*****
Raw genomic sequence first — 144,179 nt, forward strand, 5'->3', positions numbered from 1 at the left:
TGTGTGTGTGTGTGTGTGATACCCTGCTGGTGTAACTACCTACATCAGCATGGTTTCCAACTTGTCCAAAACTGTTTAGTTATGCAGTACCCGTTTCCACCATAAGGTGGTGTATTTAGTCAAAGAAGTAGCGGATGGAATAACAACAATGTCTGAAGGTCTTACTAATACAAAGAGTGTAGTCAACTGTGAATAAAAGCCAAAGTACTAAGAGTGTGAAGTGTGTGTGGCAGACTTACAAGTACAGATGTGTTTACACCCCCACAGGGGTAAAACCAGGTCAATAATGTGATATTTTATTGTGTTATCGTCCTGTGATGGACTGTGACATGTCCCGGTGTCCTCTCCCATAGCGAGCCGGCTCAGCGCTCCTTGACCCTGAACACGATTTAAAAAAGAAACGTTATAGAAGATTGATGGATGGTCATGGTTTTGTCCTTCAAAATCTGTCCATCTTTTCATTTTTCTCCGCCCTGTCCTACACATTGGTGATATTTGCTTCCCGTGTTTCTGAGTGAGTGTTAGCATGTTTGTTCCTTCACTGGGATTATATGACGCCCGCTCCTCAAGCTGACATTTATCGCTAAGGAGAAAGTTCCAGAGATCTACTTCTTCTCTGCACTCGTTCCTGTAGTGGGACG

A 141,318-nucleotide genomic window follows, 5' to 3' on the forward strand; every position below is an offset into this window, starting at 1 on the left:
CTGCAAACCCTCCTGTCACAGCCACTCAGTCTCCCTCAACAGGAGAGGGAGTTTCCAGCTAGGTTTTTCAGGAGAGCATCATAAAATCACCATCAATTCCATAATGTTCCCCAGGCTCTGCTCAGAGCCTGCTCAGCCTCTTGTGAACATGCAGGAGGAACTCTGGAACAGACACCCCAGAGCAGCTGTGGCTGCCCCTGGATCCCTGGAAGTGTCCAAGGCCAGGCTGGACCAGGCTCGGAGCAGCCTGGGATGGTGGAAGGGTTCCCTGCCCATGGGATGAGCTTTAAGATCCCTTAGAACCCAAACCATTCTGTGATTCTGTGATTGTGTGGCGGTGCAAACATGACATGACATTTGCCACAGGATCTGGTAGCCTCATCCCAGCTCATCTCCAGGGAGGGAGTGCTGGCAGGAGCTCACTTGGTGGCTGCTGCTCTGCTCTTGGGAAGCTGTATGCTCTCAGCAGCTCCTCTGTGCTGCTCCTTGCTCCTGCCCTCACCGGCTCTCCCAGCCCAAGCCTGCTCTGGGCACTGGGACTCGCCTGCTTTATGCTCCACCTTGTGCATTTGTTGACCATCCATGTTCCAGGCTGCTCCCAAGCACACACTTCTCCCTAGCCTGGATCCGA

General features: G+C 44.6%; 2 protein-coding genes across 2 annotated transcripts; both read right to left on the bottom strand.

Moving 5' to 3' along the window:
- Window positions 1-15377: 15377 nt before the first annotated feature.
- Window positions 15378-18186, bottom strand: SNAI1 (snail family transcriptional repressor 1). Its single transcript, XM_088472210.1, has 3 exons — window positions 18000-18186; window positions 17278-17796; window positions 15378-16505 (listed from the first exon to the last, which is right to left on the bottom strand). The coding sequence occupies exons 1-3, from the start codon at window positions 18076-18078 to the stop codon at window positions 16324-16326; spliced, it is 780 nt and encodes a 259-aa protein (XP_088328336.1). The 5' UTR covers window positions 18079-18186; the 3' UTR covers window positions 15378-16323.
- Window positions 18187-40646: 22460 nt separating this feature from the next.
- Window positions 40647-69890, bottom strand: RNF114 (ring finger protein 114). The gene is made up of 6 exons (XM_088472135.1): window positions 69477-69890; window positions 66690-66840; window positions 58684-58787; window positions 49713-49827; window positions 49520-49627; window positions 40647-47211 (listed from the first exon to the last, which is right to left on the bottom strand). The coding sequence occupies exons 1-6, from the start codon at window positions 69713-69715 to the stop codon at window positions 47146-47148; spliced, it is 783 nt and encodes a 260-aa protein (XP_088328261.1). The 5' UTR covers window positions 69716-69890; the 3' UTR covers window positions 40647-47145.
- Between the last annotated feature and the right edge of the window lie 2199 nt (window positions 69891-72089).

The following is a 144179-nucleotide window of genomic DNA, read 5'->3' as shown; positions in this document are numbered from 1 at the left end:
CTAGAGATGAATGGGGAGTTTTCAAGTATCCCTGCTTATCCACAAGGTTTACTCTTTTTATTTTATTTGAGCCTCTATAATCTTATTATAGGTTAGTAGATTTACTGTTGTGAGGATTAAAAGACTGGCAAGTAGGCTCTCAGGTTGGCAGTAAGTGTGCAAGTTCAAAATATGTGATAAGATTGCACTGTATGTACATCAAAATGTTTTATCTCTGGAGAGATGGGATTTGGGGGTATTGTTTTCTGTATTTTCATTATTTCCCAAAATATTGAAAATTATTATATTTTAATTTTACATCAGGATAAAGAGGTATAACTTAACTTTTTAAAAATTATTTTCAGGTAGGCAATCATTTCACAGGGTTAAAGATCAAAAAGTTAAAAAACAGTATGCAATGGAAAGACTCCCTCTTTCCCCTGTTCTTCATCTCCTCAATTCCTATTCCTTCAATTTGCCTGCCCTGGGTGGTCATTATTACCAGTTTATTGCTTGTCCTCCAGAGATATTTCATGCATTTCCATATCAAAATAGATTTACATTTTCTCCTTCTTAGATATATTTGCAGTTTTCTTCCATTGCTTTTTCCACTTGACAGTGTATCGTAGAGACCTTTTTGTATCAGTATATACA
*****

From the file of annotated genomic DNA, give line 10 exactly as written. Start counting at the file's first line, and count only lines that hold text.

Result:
- Window positions 40647-69890, bottom strand: RNF114 (ring finger protein 114). The gene is made up of 6 exons (XM_088472135.1): window positions 69477-69890; window positions 66690-66840; window positions 58684-58787; window positions 49713-49827; window positions 49520-49627; window positions 40647-47211 (listed from the first exon to the last, which is right to left on the bottom strand). The coding sequence occupies exons 1-6, from the start codon at window positions 69713-69715 to the stop codon at window positions 47146-47148; spliced, it is 783 nt and encodes a 260-aa protein (XP_088328261.1). The 5' UTR covers window positions 69716-69890; the 3' UTR covers window positions 40647-47145.